They tend to be cheaters because they don’t value learning at all. They are more focused on what they can get than what they can learn. They would hate Kant’s categorical imperative if they even knew what that meant.
They generally lack self-awareness and avoid introspection with distraction and urgency addiction. When you ask them what they want to do with their lives — or even the current day — they struggle to answer. Asking them what they are good at usually results in long pauses.
They are either super depressed or overwhelmingly over confident.
Wednesday, June 17, 2020, 6:38:53AM
While helping people during private mentoring I’m becoming more aware of just how difficult it is to get a handle on one’s own knowledge management. In fact, I’m now convinced it just might be the single biggest thing blocking people from doing their own learning, from becoming a true autodidact. Without being able to write down what it is that you are learning and learn from your own written self assessments that you can search for later you just cannot learn effectively. In lay terms, you cannot learn without taking good notes — especially if your notes are also your main text book.
This is a bit frustrating because the number of people who simply don’t even know how to form a sentence — let along type it quickly and coherently into a codebook — is far too high. I think this was part of the reason I was so frustrated later. I realized that my formula for learning might simply not be as universal as I’d hoped because of this major prerequisite. If you cannot read, write, and type you cannot become an effective autodidact — let alone create your own exercises and execute your own activities and self-assessment. Learning to learn is actually way harder than I have thought it to be, but like so many things, because I surround myself with those who have already learned it on their own I’ve had the impression that its not difficult at all. Having them around me has confirmed a false bias and conclusion that learning is easy, that it is innate, that it does not have to be taught. It does.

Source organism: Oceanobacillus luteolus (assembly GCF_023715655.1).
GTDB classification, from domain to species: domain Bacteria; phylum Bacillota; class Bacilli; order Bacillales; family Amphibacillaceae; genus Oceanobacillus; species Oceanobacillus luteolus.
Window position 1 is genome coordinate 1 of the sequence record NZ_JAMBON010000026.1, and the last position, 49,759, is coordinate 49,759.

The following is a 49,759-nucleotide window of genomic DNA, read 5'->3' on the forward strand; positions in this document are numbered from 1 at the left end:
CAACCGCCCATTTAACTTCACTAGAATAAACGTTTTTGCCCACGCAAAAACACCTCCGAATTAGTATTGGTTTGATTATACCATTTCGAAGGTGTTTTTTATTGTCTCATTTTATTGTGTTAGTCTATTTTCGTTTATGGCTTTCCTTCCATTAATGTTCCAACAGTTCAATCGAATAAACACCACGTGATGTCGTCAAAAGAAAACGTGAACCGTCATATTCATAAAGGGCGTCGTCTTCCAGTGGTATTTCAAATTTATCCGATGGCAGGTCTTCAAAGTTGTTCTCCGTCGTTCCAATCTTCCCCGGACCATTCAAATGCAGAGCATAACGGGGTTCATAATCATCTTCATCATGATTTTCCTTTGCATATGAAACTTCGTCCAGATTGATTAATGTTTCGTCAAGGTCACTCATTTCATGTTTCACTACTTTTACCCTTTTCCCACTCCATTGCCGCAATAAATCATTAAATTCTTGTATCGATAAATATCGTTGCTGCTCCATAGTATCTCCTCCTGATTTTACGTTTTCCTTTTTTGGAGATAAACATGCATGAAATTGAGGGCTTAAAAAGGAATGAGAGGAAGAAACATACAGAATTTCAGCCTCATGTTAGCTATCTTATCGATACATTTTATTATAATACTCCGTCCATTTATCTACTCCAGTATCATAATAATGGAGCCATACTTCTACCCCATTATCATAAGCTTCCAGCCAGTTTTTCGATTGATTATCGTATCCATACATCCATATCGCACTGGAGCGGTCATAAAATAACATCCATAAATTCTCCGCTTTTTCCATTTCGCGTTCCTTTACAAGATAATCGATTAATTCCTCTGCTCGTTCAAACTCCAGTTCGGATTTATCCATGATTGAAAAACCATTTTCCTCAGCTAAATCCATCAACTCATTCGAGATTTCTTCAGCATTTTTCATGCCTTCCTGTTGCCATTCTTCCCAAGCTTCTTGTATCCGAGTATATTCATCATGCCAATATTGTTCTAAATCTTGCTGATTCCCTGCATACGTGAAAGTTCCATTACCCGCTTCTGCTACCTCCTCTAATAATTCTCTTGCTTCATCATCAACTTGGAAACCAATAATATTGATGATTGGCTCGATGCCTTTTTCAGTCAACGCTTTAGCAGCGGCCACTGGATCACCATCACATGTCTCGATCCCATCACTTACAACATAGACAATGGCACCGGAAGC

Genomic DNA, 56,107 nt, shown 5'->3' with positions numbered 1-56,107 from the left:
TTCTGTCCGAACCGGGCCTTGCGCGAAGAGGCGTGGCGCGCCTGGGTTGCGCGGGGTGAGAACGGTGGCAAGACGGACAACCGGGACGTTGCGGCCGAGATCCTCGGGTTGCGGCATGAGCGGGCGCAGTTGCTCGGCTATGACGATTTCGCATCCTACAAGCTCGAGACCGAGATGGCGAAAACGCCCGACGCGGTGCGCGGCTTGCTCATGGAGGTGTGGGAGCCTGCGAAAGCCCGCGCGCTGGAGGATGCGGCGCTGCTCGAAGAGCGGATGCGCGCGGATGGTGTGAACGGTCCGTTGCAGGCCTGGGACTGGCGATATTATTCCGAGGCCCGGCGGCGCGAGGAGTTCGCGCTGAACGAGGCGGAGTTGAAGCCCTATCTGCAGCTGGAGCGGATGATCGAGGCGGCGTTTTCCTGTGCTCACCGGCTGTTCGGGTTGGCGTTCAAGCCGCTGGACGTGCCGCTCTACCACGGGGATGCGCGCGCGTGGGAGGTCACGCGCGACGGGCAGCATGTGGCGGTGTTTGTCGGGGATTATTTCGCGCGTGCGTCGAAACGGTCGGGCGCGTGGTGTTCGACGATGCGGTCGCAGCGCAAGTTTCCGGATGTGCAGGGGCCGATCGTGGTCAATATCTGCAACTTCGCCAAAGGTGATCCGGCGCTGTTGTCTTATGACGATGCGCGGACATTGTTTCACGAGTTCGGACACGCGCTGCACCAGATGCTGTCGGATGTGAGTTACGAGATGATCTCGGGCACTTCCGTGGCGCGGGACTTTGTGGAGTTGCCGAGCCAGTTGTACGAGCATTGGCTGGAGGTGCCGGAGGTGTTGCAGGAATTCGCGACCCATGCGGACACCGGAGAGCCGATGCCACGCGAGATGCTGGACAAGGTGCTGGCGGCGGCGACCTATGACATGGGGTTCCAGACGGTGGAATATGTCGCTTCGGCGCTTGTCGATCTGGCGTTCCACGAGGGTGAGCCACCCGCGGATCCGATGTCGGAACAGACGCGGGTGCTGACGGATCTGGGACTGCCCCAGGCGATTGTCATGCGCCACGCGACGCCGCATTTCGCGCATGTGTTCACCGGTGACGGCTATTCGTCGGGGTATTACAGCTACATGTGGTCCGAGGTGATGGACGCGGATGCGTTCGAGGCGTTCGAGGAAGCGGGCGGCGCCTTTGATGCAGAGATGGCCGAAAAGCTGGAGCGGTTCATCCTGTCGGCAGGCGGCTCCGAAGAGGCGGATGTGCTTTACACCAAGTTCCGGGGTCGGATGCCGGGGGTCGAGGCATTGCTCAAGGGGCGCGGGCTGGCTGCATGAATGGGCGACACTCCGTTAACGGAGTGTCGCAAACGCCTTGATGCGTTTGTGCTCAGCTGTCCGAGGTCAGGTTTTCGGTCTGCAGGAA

In short, I need to have a boost for each of the RWX elements, reading, writing, and executing. I also probably have to have one for basic computer algebra.
Tuesday, June 16, 2020, 5:58:37PM
I have had a lot of success moving to a more data model approach to the knowledge bases. It feels a lot like what was intended behind the semantic web but more focused on localized, even personal, knowledge instead. If there is one thing I continue to obsess over it is organizing, capturing, and sharing knowledge in a digestible, searchable way.
The latest breakthrough was adding a
Challenge category with the
Prereqs pointing to other